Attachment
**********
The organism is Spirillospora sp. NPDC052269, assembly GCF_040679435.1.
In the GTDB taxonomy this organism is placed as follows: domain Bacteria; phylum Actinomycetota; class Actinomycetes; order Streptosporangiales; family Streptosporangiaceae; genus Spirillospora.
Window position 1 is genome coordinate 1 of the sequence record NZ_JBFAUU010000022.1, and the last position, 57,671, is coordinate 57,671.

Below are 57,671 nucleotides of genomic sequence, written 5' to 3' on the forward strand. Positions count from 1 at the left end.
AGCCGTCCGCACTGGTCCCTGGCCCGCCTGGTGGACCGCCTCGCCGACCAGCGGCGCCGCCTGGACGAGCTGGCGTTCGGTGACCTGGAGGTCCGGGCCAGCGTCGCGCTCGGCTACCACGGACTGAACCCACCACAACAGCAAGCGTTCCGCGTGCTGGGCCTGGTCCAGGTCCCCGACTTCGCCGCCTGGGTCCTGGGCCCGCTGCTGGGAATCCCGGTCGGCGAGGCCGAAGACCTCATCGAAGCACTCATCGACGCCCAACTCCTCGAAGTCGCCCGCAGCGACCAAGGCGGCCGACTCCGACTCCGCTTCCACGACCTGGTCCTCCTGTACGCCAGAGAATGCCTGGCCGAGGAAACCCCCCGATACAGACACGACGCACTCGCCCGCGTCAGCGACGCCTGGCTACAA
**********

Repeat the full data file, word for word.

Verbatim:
The organism is Spirillospora sp. NPDC052269, assembly GCF_040679435.1.
In the GTDB taxonomy this organism is placed as follows: domain Bacteria; phylum Actinomycetota; class Actinomycetes; order Streptosporangiales; family Streptosporangiaceae; genus Spirillospora.
Window position 1 is genome coordinate 1 of the sequence record NZ_JBFAUU010000022.1, and the last position, 57,671, is coordinate 57,671.

Below are 57,671 nucleotides of genomic sequence, written 5' to 3' on the forward strand. Positions count from 1 at the left end.
AGCCGTCCGCACTGGTCCCTGGCCCGCCTGGTGGACCGCCTCGCCGACCAGCGGCGCCGCCTGGACGAGCTGGCGTTCGGTGACCTGGAGGTCCGGGCCAGCGTCGCGCTCGGCTACCACGGACTGAACCCACCACAACAGCAAGCGTTCCGCGTGCTGGGCCTGGTCCAGGTCCCCGACTTCGCCGCCTGGGTCCTGGGCCCGCTGCTGGGAATCCCGGTCGGCGAGGCCGAAGACCTCATCGAAGCACTCATCGACGCCCAACTCCTCGAAGTCGCCCGCAGCGACCAAGGCGGCCGACTCCGACTCCGCTTCCACGACCTGGTCCTCCTGTACGCCAGAGAATGCCTGGCCGAGGAAACCCCCCGATACAGACACGACGCACTCGCCCGCGTCAGCGACGCCTGGCTACAA